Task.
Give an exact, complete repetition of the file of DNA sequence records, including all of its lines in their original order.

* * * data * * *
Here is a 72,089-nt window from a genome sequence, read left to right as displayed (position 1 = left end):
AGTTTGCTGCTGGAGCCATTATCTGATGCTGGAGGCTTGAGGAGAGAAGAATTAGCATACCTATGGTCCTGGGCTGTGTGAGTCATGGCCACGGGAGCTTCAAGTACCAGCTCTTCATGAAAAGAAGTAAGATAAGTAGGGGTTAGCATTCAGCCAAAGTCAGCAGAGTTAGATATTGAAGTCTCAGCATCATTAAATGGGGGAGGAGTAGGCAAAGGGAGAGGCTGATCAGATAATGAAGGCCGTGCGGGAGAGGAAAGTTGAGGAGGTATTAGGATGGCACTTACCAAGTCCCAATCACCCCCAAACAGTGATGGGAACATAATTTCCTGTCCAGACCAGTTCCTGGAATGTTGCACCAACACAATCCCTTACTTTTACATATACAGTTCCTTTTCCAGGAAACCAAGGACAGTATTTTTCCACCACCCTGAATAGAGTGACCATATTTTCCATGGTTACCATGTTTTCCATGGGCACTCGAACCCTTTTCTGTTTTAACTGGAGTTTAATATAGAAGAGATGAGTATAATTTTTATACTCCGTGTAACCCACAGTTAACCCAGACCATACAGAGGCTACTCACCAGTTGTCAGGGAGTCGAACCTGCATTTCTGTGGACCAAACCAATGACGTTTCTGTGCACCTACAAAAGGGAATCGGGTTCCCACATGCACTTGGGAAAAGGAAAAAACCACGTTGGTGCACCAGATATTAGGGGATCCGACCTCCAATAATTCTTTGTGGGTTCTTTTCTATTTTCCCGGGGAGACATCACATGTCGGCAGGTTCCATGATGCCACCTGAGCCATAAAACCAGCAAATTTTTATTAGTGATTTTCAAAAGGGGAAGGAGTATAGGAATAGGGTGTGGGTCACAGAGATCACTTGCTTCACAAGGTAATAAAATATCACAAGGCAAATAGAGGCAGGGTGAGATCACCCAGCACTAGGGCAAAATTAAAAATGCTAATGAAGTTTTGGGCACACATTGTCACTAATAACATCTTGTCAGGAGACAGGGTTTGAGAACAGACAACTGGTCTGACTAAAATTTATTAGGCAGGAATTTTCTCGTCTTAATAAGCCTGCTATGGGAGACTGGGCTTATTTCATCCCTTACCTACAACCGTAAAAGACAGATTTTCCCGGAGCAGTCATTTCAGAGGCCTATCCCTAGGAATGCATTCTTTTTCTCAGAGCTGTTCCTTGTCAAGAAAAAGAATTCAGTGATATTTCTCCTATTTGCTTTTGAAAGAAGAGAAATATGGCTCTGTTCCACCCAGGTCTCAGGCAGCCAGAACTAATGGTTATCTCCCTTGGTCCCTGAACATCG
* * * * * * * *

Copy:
Here is a 72,089-nt window from a genome sequence, read left to right as displayed (position 1 = left end):
AGTTTGCTGCTGGAGCCATTATCTGATGCTGGAGGCTTGAGGAGAGAAGAATTAGCATACCTATGGTCCTGGGCTGTGTGAGTCATGGCCACGGGAGCTTCAAGTACCAGCTCTTCATGAAAAGAAGTAAGATAAGTAGGGGTTAGCATTCAGCCAAAGTCAGCAGAGTTAGATATTGAAGTCTCAGCATCATTAAATGGGGGAGGAGTAGGCAAAGGGAGAGGCTGATCAGATAATGAAGGCCGTGCGGGAGAGGAAAGTTGAGGAGGTATTAGGATGGCACTTACCAAGTCCCAATCACCCCCAAACAGTGATGGGAACATAATTTCCTGTCCAGACCAGTTCCTGGAATGTTGCACCAACACAATCCCTTACTTTTACATATACAGTTCCTTTTCCAGGAAACCAAGGACAGTATTTTTCCACCACCCTGAATAGAGTGACCATATTTTCCATGGTTACCATGTTTTCCATGGGCACTCGAACCCTTTTCTGTTTTAACTGGAGTTTAATATAGAAGAGATGAGTATAATTTTTATACTCCGTGTAACCCACAGTTAACCCAGACCATACAGAGGCTACTCACCAGTTGTCAGGGAGTCGAACCTGCATTTCTGTGGACCAAACCAATGACGTTTCTGTGCACCTACAAAAGGGAATCGGGTTCCCACATGCACTTGGGAAAAGGAAAAAACCACGTTGGTGCACCAGATATTAGGGGATCCGACCTCCAATAATTCTTTGTGGGTTCTTTTCTATTTTCCCGGGGAGACATCACATGTCGGCAGGTTCCATGATGCCACCTGAGCCATAAAACCAGCAAATTTTTATTAGTGATTTTCAAAAGGGGAAGGAGTATAGGAATAGGGTGTGGGTCACAGAGATCACTTGCTTCACAAGGTAATAAAATATCACAAGGCAAATAGAGGCAGGGTGAGATCACCCAGCACTAGGGCAAAATTAAAAATGCTAATGAAGTTTTGGGCACACATTGTCACTAATAACATCTTGTCAGGAGACAGGGTTTGAGAACAGACAACTGGTCTGACTAAAATTTATTAGGCAGGAATTTTCTCGTCTTAATAAGCCTGCTATGGGAGACTGGGCTTATTTCATCCCTTACCTACAACCGTAAAAGACAGATTTTCCCGGAGCAGTCATTTCAGAGGCCTATCCCTAGGAATGCATTCTTTTTCTCAGAGCTGTTCCTTGTCAAGAAAAAGAATTCAGTGATATTTCTCCTATTTGCTTTTGAAAGAAGAGAAATATGGCTCTGTTCCACCCAGGTCTCAGGCAGCCAGAACTAATGGTTATCTCCCTTGGTCCCTGAACATCG